According to Marcos, the Asian actor is also responsible for the building of their own reputation. “There are times when I have to stand as a person and as a professional, and not accept any kind of job, because what I do reflects directly in a way that reinforces or builds our image.”

“Sadly, we are still seen as foreigners,” regrets Camila. “But I believe that, today, it has improved a lot. I myself had done some roles on TV in which I was part of a family, and, in another job, I went from nurse to funk dancer. So, little by little, perception of the Nikkei community in Brazil and its everyday life is becoming close to our reality.”

Carol Murai (Credit: Personnel file)

In fact, newer generations already finds a society that knows much more about Japan and Japanese Brazilians, compared to past decades.

“I do not feel prejudice when she attends auditions. She is summoned to auditions, and, like everybody else, gets approved in some and not in others—not considering the Asian factor,” says Ana Murai, mother of kid actress Carol Murai, 9, fourth generation, descendant of Japanese and Spanish.

“Carol did an audition for a soap opera in which the role was to be a little girl that came from a French boarding school, with an accent. Despite being Asian, Carol got the role.”


In spite of all the hardships, they all believe that, in the future, the situation will get better, and state the bright side of their work.

“In later years, there are much more Asians on TV and in commercials. Carol enjoyed a lot to watch Camila Chiba in ‘Amor à Vida’ [‘Love to Life’, Brazilian soap opera]. Every time [Asians] appear on TV, she says: look, mommy, Japanese on TV,” tells Ana.

Camila Chiba, Scene from 'Morde e Assopra' soap opera (Credit: TV Globo)

“I would like that we were considered for regular roles; that show Asian people inserted in everyday life of Brazilian people. I wish writers, directors, and producers would call more Asians to compose the cast of soap operas, series, plays,” says Camila.

Cristina states that an increase of the number of Asian actors is needed. “The more qualifyed actors we have, the more productions will appear.”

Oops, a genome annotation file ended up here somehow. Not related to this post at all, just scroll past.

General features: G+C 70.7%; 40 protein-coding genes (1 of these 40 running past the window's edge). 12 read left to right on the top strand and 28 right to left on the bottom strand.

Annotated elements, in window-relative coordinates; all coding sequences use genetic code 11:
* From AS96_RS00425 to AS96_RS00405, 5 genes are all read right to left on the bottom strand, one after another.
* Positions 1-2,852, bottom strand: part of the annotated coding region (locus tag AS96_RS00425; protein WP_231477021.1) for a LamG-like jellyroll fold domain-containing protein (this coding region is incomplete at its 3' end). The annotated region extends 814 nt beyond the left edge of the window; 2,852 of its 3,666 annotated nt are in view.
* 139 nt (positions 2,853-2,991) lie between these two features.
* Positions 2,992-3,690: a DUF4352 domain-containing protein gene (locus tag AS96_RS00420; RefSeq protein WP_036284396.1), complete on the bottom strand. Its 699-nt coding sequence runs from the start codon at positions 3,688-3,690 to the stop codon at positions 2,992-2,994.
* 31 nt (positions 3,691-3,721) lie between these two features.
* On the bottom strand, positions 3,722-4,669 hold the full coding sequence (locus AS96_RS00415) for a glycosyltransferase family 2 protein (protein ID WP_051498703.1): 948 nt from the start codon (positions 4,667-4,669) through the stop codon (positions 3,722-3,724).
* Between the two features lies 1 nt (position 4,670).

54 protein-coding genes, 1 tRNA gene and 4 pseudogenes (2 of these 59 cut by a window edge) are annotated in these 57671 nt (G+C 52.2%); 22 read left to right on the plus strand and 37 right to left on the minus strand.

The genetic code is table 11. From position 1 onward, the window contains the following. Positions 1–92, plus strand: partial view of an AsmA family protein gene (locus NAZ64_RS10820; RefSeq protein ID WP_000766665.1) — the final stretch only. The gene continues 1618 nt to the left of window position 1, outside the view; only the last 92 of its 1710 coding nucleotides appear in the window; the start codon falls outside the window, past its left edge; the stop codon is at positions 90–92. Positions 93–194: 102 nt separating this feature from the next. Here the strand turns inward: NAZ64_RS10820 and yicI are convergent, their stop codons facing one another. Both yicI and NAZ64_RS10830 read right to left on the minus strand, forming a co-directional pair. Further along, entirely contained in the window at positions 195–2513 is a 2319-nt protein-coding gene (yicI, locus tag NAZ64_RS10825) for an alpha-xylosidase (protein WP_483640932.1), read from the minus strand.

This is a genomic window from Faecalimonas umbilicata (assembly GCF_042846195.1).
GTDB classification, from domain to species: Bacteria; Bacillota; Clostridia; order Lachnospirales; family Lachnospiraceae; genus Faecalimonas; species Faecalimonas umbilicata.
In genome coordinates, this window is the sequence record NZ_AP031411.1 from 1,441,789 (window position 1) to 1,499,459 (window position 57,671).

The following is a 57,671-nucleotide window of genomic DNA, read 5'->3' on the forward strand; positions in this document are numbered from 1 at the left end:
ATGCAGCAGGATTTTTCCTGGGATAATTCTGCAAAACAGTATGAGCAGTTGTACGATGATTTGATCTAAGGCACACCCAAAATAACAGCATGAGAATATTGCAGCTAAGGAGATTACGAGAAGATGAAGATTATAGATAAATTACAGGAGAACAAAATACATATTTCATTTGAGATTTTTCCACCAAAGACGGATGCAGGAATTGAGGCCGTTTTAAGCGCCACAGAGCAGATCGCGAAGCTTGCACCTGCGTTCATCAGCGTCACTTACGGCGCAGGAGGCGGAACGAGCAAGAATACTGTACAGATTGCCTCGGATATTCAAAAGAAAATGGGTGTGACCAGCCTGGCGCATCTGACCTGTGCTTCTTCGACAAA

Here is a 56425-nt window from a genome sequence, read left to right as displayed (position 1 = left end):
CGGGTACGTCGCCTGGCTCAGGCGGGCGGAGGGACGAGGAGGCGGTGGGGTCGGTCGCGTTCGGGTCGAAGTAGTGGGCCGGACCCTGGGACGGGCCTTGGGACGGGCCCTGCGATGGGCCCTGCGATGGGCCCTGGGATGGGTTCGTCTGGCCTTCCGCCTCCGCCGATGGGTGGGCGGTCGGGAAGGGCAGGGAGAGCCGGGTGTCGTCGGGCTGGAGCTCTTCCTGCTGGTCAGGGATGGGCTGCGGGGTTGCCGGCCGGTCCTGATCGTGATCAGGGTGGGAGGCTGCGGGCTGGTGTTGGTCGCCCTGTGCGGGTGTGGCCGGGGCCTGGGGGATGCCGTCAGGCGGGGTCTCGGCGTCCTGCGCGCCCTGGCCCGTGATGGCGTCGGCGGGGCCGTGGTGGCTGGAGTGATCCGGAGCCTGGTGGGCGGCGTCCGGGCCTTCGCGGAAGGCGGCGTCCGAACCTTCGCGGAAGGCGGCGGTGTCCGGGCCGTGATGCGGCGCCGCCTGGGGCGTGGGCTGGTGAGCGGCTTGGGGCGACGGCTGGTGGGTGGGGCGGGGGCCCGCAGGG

Cristina Sano, Scene from 'O Caçador' TV series (Credit: TV Globo)

“Many times, we do not have the opportunity to develop and show our work, but the passion for acting is always greater, so I continue to endure in this market,” says Érica.

“I have always enjoyed to talk to the elder, the more experienced ones, and what I hear is: persevere. I will never quit as an actor. I still have hope that the general scenario will change, that Asians will be shown with dignity and respect. I notice the fourth and forthcoming generations already live another reality; people see them in another way. I feel we are walking towards better days,” ends Marcos.

The bright side

“I see this profession as a transforming agent that is able to help people’s growth. Involves much the concept of fantasy, playfulness, fame. I think it is important that the actor uses its visibility and enchantment created in a positive way; to use our work towards something helpful and instructive.” (Marcos Miura)

“What delights me is the possibility to live many personas. To study different minds, gestures, and to be aware of everything around. There is no monotony; the mind is always on the move. There is also the opportunity to travel, to meet other cultures.” (Camila Chiba)

“The best side of the profession is the look developed based on the constant work of observation, attention, and perception of the other and of ourselves.” (Cristina Sano)

“The bright side is to be able to show our work and meet amazing people and places. It is really special to meet people that, after work ends, become friends for life.” (Érica Suzuki)

Carol Murai, Scene from 'Beauty and the Beast' play. (Credit: Micheli Barros)


© 2014 Henrique Minatogawa

actors Brazil Nipo-Brazilian